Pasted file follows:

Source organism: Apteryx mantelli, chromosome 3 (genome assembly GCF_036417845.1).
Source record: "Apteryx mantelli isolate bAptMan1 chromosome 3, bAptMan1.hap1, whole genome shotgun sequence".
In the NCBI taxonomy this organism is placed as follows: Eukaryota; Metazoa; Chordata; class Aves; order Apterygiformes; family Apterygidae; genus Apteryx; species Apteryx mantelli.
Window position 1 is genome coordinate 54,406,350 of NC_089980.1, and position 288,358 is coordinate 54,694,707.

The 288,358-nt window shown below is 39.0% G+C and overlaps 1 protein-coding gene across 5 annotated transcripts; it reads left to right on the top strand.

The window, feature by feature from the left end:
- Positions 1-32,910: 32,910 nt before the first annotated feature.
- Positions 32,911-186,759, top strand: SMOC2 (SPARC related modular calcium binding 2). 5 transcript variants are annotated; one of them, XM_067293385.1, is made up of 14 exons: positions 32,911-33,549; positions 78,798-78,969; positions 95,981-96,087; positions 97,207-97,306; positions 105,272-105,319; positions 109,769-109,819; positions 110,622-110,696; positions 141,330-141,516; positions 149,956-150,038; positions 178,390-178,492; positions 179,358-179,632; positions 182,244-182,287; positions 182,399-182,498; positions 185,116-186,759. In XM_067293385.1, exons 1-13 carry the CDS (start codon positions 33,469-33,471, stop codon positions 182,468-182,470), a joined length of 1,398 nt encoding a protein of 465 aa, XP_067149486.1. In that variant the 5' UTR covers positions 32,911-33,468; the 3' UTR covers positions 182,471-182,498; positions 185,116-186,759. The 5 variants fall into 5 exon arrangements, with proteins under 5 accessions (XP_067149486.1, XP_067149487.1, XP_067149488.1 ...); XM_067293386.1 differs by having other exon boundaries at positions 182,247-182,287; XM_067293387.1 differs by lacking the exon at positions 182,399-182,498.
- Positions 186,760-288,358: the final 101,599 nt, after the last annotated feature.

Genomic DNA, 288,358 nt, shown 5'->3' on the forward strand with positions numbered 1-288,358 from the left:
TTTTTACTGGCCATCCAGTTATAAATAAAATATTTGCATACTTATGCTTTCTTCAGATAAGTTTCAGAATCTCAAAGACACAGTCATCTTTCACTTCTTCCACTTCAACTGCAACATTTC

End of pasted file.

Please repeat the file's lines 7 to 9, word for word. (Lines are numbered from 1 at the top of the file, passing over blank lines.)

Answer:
- Positions 1-32,910: 32,910 nt before the first annotated feature.
- Positions 32,911-186,759, top strand: SMOC2 (SPARC related modular calcium binding 2). 5 transcript variants are annotated; one of them, XM_067293385.1, is made up of 14 exons: positions 32,911-33,549; positions 78,798-78,969; positions 95,981-96,087; positions 97,207-97,306; positions 105,272-105,319; positions 109,769-109,819; positions 110,622-110,696; positions 141,330-141,516; positions 149,956-150,038; positions 178,390-178,492; positions 179,358-179,632; positions 182,244-182,287; positions 182,399-182,498; positions 185,116-186,759. In XM_067293385.1, exons 1-13 carry the CDS (start codon positions 33,469-33,471, stop codon positions 182,468-182,470), a joined length of 1,398 nt encoding a protein of 465 aa, XP_067149486.1. In that variant the 5' UTR covers positions 32,911-33,468; the 3' UTR covers positions 182,471-182,498; positions 185,116-186,759. The 5 variants fall into 5 exon arrangements, with proteins under 5 accessions (XP_067149486.1, XP_067149487.1, XP_067149488.1 ...); XM_067293386.1 differs by having other exon boundaries at positions 182,247-182,287; XM_067293387.1 differs by lacking the exon at positions 182,399-182,498.
- Positions 186,760-288,358: the final 101,599 nt, after the last annotated feature.